the finest mofo this side of the west side (vicariance) wrote,
the finest mofo this side of the west side

Social responsibility is always shared.

My friend emblemparade recently delivered unto me a stab of his rapier sharp socio-philosophical understanding. He introduced an idea to me, which while not exactly new, was phrased in a certain way that made me desire to contemplate its profundity.

Social responsibility is always shared.

He said this right after "my disdain for libertarianism is complete", which coming from almost anyone else, would have pissed me the fuck off. But from him, I welcomed the criticism. I've held an uncontested adherence to libertarianism for so long, I basically take it for granted in my evaluation of most senarios. I've always known that the validity of this philosophy peters off when you consider larger and larger groups of people, assuming one's faith in the ability of the groups members to behave reasonably does not expand in proportion. What that means is that holding libertarianism as anything other than a utopic concept makes the holder either a blind idealist or a sectarian elitist. I've considered myself a delightful combination of both. But it dawned on me, in contemplating that phrase: social responsibility is always shared, that there is a non-idealist non-elitist way to approach solving social problems.

This isn't like a world changing epiphany I had here. Obviously nothing can be done about idiots. Nothing can be done about people who delude themselves into believing irrational things and making bad decisions and holding to unfair positions.

Libertarianism demands that actions always be just, and if not, their injustice realized and redressed automatically. Realism, it seems, requires a different demand.

What actually hammered home the point for me was a bit from an essay--part of the uproar about DCs insanely pandering oversexualization of MOST of their female heroes.

But it’s not the sole responsibility of women to somehow get themselves hired so they can write books that their nieces might buy. Men – yes, even straight ones – will have to make an actual effort to establish that diverse landscape in which some of the female characters do wear pants for 20 whole pages. The problem DC has right now is that too many of their creators decided that their book was going to be the one targeted to that all-important horny adolescent boys niche, and someone else could deal with stuff like ‘women’.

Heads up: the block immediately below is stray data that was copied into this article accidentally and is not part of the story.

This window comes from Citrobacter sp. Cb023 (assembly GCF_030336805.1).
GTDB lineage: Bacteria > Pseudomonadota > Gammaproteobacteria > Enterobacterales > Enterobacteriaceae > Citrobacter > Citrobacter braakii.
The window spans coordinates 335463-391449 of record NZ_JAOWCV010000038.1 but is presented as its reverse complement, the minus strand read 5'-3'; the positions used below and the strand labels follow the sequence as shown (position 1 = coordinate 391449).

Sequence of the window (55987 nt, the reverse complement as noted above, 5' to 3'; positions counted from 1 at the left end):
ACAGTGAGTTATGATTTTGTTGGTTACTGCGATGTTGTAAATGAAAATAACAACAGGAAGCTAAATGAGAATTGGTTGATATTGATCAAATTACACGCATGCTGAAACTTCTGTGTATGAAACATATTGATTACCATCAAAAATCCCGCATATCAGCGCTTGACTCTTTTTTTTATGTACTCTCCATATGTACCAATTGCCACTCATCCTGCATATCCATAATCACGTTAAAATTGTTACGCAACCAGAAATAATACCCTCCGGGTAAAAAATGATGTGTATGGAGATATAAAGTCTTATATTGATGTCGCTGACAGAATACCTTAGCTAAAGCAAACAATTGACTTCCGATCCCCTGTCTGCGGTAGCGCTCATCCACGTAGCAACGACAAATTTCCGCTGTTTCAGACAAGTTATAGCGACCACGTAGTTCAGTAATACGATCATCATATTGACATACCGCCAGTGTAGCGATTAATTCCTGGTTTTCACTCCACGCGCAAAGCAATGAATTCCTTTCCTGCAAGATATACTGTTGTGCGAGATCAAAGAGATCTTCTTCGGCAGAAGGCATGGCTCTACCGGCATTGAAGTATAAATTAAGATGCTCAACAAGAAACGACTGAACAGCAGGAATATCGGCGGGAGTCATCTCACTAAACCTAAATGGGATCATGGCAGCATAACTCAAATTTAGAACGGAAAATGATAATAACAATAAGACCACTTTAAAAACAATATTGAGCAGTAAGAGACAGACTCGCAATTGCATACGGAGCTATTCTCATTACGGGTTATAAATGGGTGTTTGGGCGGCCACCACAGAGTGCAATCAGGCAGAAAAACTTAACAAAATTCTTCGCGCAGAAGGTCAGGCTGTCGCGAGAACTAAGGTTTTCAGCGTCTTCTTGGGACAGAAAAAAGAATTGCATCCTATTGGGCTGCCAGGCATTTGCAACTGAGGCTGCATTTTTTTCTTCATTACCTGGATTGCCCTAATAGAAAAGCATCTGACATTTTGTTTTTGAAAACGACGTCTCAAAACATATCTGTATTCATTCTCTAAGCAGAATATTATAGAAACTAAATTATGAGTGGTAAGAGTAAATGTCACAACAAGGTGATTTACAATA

And I was all like, fuck yeah! Stupid sexist comics creators! Fuck them, it's all their fault. But then I considered "all important horny adolescent boys niche" along with some earlier thoughts from the same essay: "there is room in comics for sexually aggressive female heroes...There is even room in comics’ diverse landscape for bisexual strippers, alongside flamboyant gay characters...But first you need to build a diverse landscape."

And it became clear. Social responsibility is shared. The company had a responsibility to reach all of its market. Even if they meant to pander only the niche market, for the sake of profit, which reasoning, libertarianism would vehemently support... well, that's just not cool.

The fairness of an act is always determined by considering the poverty of those who are lacking a resource in contrast to the wealth of those with the power to provide it to others. Maybe in economic issues you can just say "I own it, I can do what I want with it" but socially, that's wrong. (And maybe not just socially... Karl Marx is going to haunt my dreams tonight EEK!)

I believe pretty much everyone does this among their friends and family. I think the reason I never thought to apply it to larger groups is because I personally cringe at the thought of providing a resource to a portion of the populace for whom I cannot directly measure their wealth.

Tal told me that I failed in my responsibility to Vickie because I allowed myself to be convinced of the earnestness of her suicide letter. I owed her "the benefit of doubt", he told me. And he was right, the fucker. I was arbitrarily granting her choices an unassailable status while I was heaping derision upon those who sought to defeat her will. I realize now that I did this, largely, due to projection.

I am desperate to have the sovereignty of my will be respected. In fact, I would go as far as to say I am terrified by the thought of having my will dominated; by a person, by the state, by whatever. By even an ego-defeating psychedelic drug experience (but at least I am usually aware that the latter is temporary). I am absurdly idealistic about the responsibility that everyone should own for their actions because I so badly want mine. Kinda silly now that I think about it out-loud, so to speak.

Especially because of another example that Tal and I discussed: language. He suggested that I put too much of the responsibility of understanding on the speaker, that some was also owed the listener. I almost dismissed the suggestion until I considered how hard I myself try to understand the nuance and variability of that which is spoken by those around me. I've always taken the responsibility to be an avid listener very seriously, even thought I bet that a few days ago I would have argued staunchly that it was not my responsibility to understand a weak or flawed communicator. Surely there is responsibility to be well understandable also. But even that requires one to understand those he is trying to make understand something, enough to know the correct language to choose. It's about finding a common ground, and both people have to walk towards the center, in order to meet fairly.

I have more to think on this, and maybe need to read a Ayn Rand novel or something to see how my thoughts response. But in the mean time, one piece of advice remains universally useful and relevant: Be excellent to each other, dudes.

(and party on)
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